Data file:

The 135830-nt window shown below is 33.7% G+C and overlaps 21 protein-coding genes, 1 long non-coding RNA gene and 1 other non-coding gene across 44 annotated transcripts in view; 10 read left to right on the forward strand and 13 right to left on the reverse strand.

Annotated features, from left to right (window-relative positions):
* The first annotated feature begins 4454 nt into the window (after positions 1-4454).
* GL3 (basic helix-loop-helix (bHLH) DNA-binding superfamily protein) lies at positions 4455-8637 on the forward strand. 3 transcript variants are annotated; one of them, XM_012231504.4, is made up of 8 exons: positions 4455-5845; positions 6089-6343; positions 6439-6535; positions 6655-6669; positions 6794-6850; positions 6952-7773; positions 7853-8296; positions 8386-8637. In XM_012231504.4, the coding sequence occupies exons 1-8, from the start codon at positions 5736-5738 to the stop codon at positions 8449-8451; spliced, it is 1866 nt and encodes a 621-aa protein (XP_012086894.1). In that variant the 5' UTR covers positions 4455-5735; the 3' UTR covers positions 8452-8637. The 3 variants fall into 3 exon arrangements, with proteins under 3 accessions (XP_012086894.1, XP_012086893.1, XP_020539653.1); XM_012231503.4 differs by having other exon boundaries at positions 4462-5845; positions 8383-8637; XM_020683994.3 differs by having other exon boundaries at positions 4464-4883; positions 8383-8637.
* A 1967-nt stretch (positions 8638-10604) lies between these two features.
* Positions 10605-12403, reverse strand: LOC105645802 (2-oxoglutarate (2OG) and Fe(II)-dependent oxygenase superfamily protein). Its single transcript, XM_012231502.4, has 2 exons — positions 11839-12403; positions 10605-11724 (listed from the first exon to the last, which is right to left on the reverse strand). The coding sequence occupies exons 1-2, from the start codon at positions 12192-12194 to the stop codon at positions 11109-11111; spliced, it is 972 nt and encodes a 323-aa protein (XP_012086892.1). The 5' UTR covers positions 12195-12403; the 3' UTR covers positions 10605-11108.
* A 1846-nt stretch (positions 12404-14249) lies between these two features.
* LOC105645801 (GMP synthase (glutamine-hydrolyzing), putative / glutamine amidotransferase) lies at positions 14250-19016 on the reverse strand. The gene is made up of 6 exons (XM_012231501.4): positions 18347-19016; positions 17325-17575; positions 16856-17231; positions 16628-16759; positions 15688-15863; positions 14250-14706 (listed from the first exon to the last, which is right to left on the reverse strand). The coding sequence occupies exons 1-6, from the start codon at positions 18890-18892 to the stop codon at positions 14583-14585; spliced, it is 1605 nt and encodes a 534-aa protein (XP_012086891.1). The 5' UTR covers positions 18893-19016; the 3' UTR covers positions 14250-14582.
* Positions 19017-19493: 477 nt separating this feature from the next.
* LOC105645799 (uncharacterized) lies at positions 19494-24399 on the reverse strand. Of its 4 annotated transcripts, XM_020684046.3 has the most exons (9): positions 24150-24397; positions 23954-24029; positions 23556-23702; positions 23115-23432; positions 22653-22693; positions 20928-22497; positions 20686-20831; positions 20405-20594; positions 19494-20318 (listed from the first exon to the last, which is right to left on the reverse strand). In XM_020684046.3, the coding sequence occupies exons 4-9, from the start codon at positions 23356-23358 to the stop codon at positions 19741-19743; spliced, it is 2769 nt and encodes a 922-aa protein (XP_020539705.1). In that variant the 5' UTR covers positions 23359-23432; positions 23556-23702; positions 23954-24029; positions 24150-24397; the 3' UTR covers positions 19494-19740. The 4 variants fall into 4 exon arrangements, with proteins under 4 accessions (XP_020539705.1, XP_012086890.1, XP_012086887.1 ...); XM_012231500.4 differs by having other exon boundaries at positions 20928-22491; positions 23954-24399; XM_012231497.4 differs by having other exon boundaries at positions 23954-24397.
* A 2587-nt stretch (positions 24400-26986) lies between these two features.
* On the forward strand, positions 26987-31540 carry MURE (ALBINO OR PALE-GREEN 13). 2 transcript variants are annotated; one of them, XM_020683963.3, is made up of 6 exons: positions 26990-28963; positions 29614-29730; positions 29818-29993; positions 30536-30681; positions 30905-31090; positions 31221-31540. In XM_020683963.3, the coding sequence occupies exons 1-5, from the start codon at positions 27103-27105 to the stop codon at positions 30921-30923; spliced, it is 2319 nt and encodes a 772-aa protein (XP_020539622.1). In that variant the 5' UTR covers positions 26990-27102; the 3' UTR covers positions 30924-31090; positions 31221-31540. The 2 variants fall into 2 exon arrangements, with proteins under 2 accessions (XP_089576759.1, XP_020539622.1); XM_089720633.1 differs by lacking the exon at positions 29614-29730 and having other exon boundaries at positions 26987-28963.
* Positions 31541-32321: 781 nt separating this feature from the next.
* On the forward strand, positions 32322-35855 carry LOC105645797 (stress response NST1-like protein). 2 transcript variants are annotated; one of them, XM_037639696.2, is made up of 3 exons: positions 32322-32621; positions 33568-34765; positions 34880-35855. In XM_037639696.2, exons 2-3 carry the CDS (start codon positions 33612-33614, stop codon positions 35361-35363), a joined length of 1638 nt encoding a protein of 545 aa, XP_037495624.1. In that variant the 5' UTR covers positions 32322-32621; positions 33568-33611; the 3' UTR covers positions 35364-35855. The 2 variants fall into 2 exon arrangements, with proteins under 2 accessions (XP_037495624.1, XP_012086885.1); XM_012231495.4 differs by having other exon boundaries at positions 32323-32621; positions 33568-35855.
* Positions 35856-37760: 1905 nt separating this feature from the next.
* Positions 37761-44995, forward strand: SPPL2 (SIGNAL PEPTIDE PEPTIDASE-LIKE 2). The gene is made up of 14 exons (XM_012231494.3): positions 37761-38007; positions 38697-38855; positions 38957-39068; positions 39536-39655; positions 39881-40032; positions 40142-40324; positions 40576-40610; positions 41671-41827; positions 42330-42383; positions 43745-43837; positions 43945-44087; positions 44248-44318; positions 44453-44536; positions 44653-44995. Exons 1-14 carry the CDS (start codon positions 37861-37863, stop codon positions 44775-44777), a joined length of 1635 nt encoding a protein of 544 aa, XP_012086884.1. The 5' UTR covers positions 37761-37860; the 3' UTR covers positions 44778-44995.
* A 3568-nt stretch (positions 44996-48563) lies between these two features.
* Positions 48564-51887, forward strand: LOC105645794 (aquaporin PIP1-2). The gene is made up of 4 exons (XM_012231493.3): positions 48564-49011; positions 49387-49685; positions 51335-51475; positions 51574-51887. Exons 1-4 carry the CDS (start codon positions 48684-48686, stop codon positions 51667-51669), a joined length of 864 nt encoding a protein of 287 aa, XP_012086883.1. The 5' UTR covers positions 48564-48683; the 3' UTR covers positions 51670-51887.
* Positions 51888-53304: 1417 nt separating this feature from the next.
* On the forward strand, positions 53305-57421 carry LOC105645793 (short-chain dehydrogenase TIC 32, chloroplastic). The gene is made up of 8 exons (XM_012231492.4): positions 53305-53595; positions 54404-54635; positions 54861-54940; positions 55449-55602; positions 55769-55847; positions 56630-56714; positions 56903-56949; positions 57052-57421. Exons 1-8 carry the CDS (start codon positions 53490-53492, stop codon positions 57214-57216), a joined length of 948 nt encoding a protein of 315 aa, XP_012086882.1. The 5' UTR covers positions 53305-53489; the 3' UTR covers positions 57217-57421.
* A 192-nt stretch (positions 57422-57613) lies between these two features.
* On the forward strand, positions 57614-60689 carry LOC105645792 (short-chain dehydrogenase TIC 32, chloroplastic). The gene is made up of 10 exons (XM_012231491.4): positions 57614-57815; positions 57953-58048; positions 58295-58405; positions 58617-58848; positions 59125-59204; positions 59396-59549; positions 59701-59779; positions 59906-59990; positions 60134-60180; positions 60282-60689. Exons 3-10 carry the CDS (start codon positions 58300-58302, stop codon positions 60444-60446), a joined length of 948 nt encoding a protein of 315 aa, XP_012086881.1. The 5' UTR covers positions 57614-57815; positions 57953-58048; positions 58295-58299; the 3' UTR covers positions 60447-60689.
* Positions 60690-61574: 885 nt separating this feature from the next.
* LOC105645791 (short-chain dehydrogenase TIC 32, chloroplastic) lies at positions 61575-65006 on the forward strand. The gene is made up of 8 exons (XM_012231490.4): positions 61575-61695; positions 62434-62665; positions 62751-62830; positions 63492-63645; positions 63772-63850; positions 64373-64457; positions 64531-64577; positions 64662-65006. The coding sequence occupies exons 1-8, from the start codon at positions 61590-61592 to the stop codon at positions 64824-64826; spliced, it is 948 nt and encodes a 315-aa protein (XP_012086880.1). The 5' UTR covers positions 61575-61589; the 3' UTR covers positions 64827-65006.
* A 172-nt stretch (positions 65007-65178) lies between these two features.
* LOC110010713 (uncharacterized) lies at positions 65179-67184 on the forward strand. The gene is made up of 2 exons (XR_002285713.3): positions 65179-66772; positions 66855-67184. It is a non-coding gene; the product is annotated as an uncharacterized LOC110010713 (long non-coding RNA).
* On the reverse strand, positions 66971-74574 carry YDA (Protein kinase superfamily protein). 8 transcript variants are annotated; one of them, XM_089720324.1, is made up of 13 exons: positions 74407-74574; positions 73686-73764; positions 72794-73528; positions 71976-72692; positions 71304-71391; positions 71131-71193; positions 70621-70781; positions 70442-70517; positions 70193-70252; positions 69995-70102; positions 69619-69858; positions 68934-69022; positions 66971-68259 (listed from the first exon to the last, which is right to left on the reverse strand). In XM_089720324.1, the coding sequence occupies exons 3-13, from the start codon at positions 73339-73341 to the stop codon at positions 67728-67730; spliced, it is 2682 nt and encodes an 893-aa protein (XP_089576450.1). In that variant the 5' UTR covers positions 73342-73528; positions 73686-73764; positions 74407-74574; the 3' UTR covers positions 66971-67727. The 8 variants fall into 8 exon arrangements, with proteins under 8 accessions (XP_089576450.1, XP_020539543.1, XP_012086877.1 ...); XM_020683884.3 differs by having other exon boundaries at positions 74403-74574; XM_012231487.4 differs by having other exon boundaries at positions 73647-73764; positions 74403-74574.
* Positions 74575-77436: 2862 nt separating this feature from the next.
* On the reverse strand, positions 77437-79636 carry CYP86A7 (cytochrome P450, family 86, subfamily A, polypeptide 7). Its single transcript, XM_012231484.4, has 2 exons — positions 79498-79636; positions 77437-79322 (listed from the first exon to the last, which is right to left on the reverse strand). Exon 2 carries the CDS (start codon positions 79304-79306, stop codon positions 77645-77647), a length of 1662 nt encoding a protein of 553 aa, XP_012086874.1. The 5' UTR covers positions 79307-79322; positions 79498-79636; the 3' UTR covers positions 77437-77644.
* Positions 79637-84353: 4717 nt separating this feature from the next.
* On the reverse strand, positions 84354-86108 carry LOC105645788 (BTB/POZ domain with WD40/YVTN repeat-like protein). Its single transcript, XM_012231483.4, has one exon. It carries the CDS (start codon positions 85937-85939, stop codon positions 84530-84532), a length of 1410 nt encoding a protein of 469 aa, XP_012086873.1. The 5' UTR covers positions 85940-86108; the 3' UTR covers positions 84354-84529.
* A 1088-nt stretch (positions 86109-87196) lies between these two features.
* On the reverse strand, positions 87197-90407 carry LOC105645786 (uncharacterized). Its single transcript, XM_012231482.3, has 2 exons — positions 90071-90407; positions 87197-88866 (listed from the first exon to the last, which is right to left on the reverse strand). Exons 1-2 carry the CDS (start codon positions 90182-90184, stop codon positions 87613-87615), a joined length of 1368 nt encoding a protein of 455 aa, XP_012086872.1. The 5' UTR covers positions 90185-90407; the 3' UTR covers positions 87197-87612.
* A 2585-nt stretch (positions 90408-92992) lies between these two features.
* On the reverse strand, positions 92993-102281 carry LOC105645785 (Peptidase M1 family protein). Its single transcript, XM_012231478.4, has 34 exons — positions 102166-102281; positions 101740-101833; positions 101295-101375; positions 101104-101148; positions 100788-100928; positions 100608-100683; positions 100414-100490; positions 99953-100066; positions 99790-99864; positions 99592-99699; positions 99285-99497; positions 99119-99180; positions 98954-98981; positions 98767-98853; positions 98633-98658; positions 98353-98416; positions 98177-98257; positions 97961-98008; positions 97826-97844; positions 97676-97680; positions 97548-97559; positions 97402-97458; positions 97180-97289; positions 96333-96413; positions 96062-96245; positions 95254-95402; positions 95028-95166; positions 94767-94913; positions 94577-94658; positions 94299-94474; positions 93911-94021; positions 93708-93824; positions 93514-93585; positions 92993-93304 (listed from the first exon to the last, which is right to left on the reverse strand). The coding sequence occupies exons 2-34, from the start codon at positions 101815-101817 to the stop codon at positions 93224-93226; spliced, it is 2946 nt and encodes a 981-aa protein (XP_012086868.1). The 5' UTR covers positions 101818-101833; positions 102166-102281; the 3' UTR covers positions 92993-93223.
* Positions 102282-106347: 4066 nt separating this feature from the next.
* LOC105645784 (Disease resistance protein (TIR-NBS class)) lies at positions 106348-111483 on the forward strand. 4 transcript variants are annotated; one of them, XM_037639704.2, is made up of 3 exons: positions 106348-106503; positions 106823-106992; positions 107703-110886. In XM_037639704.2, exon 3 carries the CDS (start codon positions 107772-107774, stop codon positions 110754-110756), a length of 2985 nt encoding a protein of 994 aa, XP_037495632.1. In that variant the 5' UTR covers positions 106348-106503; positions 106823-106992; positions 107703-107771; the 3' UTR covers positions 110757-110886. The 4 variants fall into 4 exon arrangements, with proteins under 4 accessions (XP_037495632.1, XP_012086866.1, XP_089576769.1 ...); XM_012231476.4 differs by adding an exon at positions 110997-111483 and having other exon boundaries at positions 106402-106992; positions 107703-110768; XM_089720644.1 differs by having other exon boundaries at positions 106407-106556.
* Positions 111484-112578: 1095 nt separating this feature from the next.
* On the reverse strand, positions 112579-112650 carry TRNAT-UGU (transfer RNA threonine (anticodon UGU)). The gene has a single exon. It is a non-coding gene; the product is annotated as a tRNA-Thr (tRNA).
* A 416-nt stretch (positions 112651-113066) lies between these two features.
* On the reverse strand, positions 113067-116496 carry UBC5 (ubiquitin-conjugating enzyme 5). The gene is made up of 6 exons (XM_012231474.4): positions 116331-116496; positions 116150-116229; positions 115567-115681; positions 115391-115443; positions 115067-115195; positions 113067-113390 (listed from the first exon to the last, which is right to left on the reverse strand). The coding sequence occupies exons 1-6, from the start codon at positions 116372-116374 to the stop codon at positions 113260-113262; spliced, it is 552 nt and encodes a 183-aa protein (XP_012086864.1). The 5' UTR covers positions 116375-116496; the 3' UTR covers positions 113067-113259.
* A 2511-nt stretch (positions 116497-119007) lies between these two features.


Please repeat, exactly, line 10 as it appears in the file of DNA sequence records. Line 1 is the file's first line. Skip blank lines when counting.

* LOC105645799 (uncharacterized) lies at positions 19494-24399 on the reverse strand. Of its 4 annotated transcripts, XM_020684046.3 has the most exons (9): positions 24150-24397; positions 23954-24029; positions 23556-23702; positions 23115-23432; positions 22653-22693; positions 20928-22497; positions 20686-20831; positions 20405-20594; positions 19494-20318 (listed from the first exon to the last, which is right to left on the reverse strand). In XM_020684046.3, the coding sequence occupies exons 4-9, from the start codon at positions 23356-23358 to the stop codon at positions 19741-19743; spliced, it is 2769 nt and encodes a 922-aa protein (XP_020539705.1). In that variant the 5' UTR covers positions 23359-23432; positions 23556-23702; positions 23954-24029; positions 24150-24397; the 3' UTR covers positions 19494-19740. The 4 variants fall into 4 exon arrangements, with proteins under 4 accessions (XP_020539705.1, XP_012086890.1, XP_012086887.1 ...); XM_012231500.4 differs by having other exon boundaries at positions 20928-22491; positions 23954-24399; XM_012231497.4 differs by having other exon boundaries at positions 23954-24397.